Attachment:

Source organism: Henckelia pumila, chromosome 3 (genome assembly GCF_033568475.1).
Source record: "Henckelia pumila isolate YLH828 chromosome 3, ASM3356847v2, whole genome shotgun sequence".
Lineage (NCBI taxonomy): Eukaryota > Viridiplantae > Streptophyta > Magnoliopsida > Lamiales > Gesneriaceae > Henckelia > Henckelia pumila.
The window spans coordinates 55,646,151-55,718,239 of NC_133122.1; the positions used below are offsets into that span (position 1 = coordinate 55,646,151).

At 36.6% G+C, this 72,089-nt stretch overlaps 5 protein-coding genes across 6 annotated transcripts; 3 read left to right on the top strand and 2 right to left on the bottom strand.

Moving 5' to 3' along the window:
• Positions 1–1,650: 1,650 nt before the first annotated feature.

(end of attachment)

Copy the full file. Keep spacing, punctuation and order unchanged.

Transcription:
Source organism: Henckelia pumila, chromosome 3 (genome assembly GCF_033568475.1).
Source record: "Henckelia pumila isolate YLH828 chromosome 3, ASM3356847v2, whole genome shotgun sequence".
Lineage (NCBI taxonomy): Eukaryota > Viridiplantae > Streptophyta > Magnoliopsida > Lamiales > Gesneriaceae > Henckelia > Henckelia pumila.
The window spans coordinates 55,646,151-55,718,239 of NC_133122.1; the positions used below are offsets into that span (position 1 = coordinate 55,646,151).

At 36.6% G+C, this 72,089-nt stretch overlaps 5 protein-coding genes across 6 annotated transcripts; 3 read left to right on the top strand and 2 right to left on the bottom strand.

Moving 5' to 3' along the window:
• Positions 1–1,650: 1,650 nt before the first annotated feature.